Uncertainty seems to compel people to cling even tighter to that with which they are familiar. This makes change more difficult. It also means that coming to grips with need for change in my own mind isn’t enough to sail smoothly in a new direction. The idea that change is necessary and possible must be shared by those who inhabit the ships of our lives and are by default bound in the direction in which we are headed as a family. It isn’t easy to foster that idea or even a greater awareness of the problems we face in those I love but having made a few mistakes I thought I’d share them that others might avoid making them or perhaps mike make them less badly.
1. Go easy on gloom and doom. I remember announcing to my wife several years ago, having come to an understanding of peak oil, that I had discovered the world as we knew it was coming to an end. Not a smart move. What I was begin to understand concerning resource depletion was in fact important but I could have shared the news in a more, um, easily digestible way. I could have gone out to eat with my wife and told her about my concern with our unsustainable use of oil as a part of our overall dinner conversation. I could have asked if she wanted to watch a documentary like “The End of Suburbia” or given her a copy of the book _The Party’s Over_. The same is true of extended family and friends. Try not to overwhelm them on the first try.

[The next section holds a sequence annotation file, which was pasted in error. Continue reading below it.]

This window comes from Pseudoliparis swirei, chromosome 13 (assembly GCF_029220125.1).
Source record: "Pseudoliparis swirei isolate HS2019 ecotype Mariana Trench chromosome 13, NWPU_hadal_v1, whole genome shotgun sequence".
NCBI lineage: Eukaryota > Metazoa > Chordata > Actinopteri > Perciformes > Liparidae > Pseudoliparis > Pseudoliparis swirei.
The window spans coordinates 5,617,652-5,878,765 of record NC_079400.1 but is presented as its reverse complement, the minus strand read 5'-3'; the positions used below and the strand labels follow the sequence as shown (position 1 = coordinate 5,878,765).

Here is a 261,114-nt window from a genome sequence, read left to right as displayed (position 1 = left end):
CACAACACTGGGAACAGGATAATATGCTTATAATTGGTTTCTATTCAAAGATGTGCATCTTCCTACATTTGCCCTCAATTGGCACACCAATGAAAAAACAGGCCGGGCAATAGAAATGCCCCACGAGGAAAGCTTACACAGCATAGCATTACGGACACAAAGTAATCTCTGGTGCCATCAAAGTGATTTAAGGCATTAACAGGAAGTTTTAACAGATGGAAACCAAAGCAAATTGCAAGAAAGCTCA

2. Ask for feedback. Unless your crystal ball is firing on all cylinders it might just be possible that your partner/family/friends might have insights or ideas that could be useful. Even if you are in fact way ahead in terms of coming to grips with these changes or making plans for the future it will help to get buy-in from your family and friends if you fully include them in the evaluation and decision making processes. Decrees will not work.
3. Pay attention to what’s important to others. My wife was fully supportive of my intention to stop driving and start riding a bike. She was very supportive. It turned out that I could have made her very happy by in return investing in a new deck for our home. She wasn’t suggesting it from the standpoint of being able to spend more time outdoors in our warm climate when the house gets hot or making our home an even more enjoyable place that might reduce the need to go somewhere for a vacation. These are reasonable strategies even through the lens of response to energy descent and economic hardship. But investing in something that was important to her might have helped her to feel included in the decision-making process about how we shape our home. (By the way the deck goes in this winter)
4. Don’t turn to destructive coping devices. There was a period of time when I drank too much because I felt overwhelmed about what’s going on in the world. This isn’t a problem for me now but turning to an escape mechanism like alcohol will only make the situation worse. Trust me.
5. Have some fun. Ultimately many of the changes associated with resource depletion, energy descent and climate change will lead to a healthier, happier world. I’m not rosy-eyed enough to think that the transition won’t be difficult at times or that the future will be nothing but bliss but there advantages to a lifestyle of lower energy use. Share these positive aspects of change by painting an encouraging picture about what lies ahead. You’re much more likely to get the people you love to head with you in that direction.